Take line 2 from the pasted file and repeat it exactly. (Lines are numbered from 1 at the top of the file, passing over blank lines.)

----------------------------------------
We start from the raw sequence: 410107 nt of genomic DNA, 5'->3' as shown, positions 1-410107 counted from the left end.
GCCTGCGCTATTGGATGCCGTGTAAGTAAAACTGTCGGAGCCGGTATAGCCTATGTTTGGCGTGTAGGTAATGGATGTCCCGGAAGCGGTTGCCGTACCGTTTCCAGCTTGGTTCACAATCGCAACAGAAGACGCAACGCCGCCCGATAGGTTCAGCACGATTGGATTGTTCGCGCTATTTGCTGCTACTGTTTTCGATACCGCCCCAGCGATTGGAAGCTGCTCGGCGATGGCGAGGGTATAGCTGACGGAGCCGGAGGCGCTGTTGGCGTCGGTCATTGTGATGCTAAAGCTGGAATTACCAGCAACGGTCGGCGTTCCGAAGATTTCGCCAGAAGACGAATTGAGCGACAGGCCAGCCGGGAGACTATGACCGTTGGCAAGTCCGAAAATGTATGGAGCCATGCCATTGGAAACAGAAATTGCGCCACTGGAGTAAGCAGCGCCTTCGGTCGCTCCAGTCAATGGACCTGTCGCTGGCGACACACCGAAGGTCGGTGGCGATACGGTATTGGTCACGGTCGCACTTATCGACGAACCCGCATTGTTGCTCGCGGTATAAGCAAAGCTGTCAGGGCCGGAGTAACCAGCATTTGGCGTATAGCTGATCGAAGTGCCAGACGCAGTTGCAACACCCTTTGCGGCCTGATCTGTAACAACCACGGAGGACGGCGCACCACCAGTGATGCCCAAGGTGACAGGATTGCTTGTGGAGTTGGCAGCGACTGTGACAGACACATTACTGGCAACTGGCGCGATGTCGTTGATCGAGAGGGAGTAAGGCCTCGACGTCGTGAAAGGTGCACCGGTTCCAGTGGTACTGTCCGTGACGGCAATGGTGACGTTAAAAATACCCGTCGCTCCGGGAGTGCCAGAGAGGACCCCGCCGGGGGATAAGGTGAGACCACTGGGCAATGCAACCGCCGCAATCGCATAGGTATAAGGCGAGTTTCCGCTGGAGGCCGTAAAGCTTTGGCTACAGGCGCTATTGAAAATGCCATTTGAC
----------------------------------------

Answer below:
GCCTGCGCTATTGGATGCCGTGTAAGTAAAACTGTCGGAGCCGGTATAGCCTATGTTTGGCGTGTAGGTAATGGATGTCCCGGAAGCGGTTGCCGTACCGTTTCCAGCTTGGTTCACAATCGCAACAGAAGACGCAACGCCGCCCGATAGGTTCAGCACGATTGGATTGTTCGCGCTATTTGCTGCTACTGTTTTCGATACCGCCCCAGCGATTGGAAGCTGCTCGGCGATGGCGAGGGTATAGCTGACGGAGCCGGAGGCGCTGTTGGCGTCGGTCATTGTGATGCTAAAGCTGGAATTACCAGCAACGGTCGGCGTTCCGAAGATTTCGCCAGAAGACGAATTGAGCGACAGGCCAGCCGGGAGACTATGACCGTTGGCAAGTCCGAAAATGTATGGAGCCATGCCATTGGAAACAGAAATTGCGCCACTGGAGTAAGCAGCGCCTTCGGTCGCTCCAGTCAATGGACCTGTCGCTGGCGACACACCGAAGGTCGGTGGCGATACGGTATTGGTCACGGTCGCACTTATCGACGAACCCGCATTGTTGCTCGCGGTATAAGCAAAGCTGTCAGGGCCGGAGTAACCAGCATTTGGCGTATAGCTGATCGAAGTGCCAGACGCAGTTGCAACACCCTTTGCGGCCTGATCTGTAACAACCACGGAGGACGGCGCACCACCAGTGATGCCCAAGGTGACAGGATTGCTTGTGGAGTTGGCAGCGACTGTGACAGACACATTACTGGCAACTGGCGCGATGTCGTTGATCGAGAGGGAGTAAGGCCTCGACGTCGTGAAAGGTGCACCGGTTCCAGTGGTACTGTCCGTGACGGCAATGGTGACGTTAAAAATACCCGTCGCTCCGGGAGTGCCAGAGAGGACCCCGCCGGGGGATAAGGTGAGACCACTGGGCAATGCAACCGCCGCAATCGCATAGGTATAAGGCGAGTTTCCGCTGGAGGCCGTAAAGCTTTGGCTACAGGCGCTATTGAAAATGCCATTTGAC